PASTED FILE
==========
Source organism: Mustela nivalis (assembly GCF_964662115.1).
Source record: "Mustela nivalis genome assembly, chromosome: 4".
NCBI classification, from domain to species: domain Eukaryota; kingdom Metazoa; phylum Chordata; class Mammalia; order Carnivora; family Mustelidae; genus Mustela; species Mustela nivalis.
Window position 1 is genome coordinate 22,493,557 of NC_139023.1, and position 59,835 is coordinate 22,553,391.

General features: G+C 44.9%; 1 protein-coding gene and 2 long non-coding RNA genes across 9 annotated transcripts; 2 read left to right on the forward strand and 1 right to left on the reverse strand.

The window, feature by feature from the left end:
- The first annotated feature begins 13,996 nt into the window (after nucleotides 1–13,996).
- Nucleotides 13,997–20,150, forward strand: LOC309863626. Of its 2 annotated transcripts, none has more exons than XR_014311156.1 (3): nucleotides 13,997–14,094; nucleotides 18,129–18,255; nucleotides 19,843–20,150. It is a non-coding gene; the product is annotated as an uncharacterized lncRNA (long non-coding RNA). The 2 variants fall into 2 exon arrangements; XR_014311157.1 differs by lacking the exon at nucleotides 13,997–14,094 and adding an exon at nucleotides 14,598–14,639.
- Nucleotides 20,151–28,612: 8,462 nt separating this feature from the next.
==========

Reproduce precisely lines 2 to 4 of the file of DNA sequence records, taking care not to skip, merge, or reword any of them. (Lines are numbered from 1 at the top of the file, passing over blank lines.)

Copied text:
Source record: "Mustela nivalis genome assembly, chromosome: 4".
NCBI classification, from domain to species: domain Eukaryota; kingdom Metazoa; phylum Chordata; class Mammalia; order Carnivora; family Mustelidae; genus Mustela; species Mustela nivalis.
Window position 1 is genome coordinate 22,493,557 of NC_139023.1, and position 59,835 is coordinate 22,553,391.